SIMBAD references

2015ApJ...800L..22I - Astrophys. J., 800, L22 (2015/February-3)

Gas giant planets as dynamical barriers to inward-migrating super-earths.

IZIDORO A., RAYMOND S.N., MORBIDELLI A., HERSANT F. and PIERENS A.

Abstract (from CDS):

Planets of 1-4 times Earth's size on orbits shorter than 100 days exist around 30-50% of all Sun-like stars. In fact, the Solar System is particularly outstanding in its lack of "hot super-Earths" (or "mini-Neptunes"). These planets–or their building blocks–may have formed on wider orbits and migrated inward due to interactions with the gaseous protoplanetary disk. Here, we use a suite of dynamical simulations to show that gas giant planets act as barriers to the inward migration of super-Earths initially placed on more distant orbits. Jupiter's early formation may have prevented Uranus and Neptune (and perhaps Saturn's core) from becoming hot super-Earths. Our model predicts that the populations of hot super-Earth systems and Jupiter-like planets should be anti-correlated: gas giants (especially if they form early) should be rare in systems with many hot super-Earths. Testing this prediction will constitute a crucial assessment of the validity of the migration hypothesis for the origin of close-in super-Earths.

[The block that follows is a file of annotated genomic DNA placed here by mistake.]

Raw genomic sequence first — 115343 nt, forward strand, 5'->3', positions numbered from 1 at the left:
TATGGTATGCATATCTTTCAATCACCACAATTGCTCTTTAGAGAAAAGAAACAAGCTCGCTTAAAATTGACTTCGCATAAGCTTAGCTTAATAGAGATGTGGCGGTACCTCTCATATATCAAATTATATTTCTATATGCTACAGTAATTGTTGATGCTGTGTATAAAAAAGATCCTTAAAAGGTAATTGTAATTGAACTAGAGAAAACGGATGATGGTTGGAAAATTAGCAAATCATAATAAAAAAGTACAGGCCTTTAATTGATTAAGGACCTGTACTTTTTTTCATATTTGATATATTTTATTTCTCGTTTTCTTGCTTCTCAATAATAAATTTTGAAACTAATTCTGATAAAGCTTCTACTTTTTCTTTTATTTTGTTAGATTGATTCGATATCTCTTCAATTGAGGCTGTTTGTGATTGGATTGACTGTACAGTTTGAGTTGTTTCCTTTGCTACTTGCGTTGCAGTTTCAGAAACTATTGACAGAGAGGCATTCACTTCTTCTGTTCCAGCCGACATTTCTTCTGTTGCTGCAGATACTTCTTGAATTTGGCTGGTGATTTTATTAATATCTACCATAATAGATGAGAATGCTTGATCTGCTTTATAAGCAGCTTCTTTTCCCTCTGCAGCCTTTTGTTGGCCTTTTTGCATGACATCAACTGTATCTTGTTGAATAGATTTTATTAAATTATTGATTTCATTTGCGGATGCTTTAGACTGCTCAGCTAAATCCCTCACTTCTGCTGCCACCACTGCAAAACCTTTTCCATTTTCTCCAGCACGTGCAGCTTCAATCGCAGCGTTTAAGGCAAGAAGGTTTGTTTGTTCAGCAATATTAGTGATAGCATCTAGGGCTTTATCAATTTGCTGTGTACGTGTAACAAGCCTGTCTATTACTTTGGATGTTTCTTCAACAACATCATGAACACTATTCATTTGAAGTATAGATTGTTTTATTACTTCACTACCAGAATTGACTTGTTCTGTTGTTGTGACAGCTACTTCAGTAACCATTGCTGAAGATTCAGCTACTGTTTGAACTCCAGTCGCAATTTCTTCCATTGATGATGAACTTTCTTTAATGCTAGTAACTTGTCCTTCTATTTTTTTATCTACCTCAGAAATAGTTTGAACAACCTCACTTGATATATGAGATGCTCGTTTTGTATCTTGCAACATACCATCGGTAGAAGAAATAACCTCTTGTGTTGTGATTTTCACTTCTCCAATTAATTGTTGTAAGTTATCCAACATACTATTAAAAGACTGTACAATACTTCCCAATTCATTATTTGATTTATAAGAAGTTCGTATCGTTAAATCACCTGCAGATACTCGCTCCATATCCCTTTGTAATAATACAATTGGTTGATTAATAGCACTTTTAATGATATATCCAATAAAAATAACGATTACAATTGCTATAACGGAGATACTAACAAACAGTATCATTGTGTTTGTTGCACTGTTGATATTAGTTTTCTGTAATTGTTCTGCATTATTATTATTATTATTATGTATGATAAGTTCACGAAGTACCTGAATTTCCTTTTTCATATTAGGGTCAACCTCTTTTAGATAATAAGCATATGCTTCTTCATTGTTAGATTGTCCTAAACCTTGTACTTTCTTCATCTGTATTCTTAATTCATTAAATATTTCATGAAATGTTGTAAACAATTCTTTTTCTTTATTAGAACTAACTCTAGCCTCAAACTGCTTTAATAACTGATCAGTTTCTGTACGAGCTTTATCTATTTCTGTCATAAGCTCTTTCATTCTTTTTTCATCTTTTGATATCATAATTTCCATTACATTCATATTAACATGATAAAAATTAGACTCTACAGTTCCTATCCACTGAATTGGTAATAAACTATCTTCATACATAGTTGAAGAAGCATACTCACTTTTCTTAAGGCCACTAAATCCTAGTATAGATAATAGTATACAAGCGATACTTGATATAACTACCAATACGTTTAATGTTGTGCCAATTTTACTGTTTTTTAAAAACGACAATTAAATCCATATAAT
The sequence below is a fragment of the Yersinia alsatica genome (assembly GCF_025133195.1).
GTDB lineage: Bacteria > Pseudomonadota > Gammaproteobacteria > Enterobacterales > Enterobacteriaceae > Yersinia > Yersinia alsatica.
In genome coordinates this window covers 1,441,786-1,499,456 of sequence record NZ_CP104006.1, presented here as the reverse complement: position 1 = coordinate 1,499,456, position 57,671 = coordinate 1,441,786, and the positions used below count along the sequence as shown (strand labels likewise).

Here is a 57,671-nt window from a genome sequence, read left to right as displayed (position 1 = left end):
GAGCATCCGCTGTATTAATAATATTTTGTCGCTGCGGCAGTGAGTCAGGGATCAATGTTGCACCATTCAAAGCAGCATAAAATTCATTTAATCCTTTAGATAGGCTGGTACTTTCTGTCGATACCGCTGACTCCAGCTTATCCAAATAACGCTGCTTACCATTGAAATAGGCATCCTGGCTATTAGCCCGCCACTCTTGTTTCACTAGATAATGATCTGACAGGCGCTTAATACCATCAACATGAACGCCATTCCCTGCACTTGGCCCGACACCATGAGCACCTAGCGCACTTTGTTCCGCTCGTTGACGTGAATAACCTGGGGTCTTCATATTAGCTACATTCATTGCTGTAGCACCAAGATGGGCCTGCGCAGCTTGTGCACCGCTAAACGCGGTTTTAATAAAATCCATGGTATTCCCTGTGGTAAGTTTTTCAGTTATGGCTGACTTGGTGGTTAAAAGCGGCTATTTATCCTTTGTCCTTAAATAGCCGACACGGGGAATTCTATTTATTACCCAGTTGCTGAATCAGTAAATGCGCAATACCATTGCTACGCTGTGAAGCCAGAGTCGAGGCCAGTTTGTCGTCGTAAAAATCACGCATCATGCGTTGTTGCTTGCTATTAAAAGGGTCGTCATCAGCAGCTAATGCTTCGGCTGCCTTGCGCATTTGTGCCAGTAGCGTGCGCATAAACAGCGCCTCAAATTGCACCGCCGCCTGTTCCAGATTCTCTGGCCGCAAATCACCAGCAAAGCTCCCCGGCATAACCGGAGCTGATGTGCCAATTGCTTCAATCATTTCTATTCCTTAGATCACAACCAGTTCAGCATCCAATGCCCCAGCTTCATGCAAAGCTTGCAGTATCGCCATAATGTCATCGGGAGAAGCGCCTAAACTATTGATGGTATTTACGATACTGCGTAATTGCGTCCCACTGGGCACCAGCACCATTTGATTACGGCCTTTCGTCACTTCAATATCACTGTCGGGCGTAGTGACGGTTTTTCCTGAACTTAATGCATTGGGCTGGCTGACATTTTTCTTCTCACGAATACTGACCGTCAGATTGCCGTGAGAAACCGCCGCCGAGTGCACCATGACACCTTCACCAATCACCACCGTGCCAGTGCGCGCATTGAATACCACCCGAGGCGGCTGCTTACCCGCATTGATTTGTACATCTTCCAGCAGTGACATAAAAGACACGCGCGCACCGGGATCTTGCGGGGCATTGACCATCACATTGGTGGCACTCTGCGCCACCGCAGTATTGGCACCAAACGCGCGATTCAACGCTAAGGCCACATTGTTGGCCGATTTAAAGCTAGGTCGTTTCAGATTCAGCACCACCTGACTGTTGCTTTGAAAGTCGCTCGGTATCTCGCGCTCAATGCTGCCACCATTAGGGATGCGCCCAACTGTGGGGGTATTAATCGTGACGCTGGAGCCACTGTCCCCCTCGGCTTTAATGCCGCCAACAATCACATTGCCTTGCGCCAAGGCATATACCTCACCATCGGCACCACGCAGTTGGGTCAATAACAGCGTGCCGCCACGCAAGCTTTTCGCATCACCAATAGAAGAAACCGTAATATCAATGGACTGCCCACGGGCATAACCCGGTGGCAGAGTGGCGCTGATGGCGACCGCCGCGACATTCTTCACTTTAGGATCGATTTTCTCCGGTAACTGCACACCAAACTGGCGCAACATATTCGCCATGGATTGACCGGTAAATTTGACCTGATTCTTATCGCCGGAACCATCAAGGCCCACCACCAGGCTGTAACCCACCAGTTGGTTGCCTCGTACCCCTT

Abstract Copyright:

Journal keyword(s): planets and satellites: formation - planet-disk interactions

Simbad objects: 7

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2019.09.15-16:52:13

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